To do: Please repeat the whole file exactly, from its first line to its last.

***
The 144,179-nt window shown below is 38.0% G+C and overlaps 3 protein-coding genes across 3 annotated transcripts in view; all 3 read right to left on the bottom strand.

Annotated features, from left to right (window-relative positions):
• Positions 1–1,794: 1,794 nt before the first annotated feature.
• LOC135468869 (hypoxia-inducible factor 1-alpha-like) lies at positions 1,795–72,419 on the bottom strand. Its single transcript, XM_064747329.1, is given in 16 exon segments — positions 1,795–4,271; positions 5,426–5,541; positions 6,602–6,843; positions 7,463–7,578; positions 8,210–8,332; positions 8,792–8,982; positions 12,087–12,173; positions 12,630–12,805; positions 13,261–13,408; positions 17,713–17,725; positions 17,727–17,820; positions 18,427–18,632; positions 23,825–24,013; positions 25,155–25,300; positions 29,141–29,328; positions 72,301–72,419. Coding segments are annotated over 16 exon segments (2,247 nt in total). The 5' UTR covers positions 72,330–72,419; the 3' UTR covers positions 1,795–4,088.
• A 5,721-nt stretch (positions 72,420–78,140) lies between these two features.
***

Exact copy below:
The 144,179-nt window shown below is 38.0% G+C and overlaps 3 protein-coding genes across 3 annotated transcripts in view; all 3 read right to left on the bottom strand.

Annotated features, from left to right (window-relative positions):
• Positions 1–1,794: 1,794 nt before the first annotated feature.
• LOC135468869 (hypoxia-inducible factor 1-alpha-like) lies at positions 1,795–72,419 on the bottom strand. Its single transcript, XM_064747329.1, is given in 16 exon segments — positions 1,795–4,271; positions 5,426–5,541; positions 6,602–6,843; positions 7,463–7,578; positions 8,210–8,332; positions 8,792–8,982; positions 12,087–12,173; positions 12,630–12,805; positions 13,261–13,408; positions 17,713–17,725; positions 17,727–17,820; positions 18,427–18,632; positions 23,825–24,013; positions 25,155–25,300; positions 29,141–29,328; positions 72,301–72,419. Coding segments are annotated over 16 exon segments (2,247 nt in total). The 5' UTR covers positions 72,330–72,419; the 3' UTR covers positions 1,795–4,088.
• A 5,721-nt stretch (positions 72,420–78,140) lies between these two features.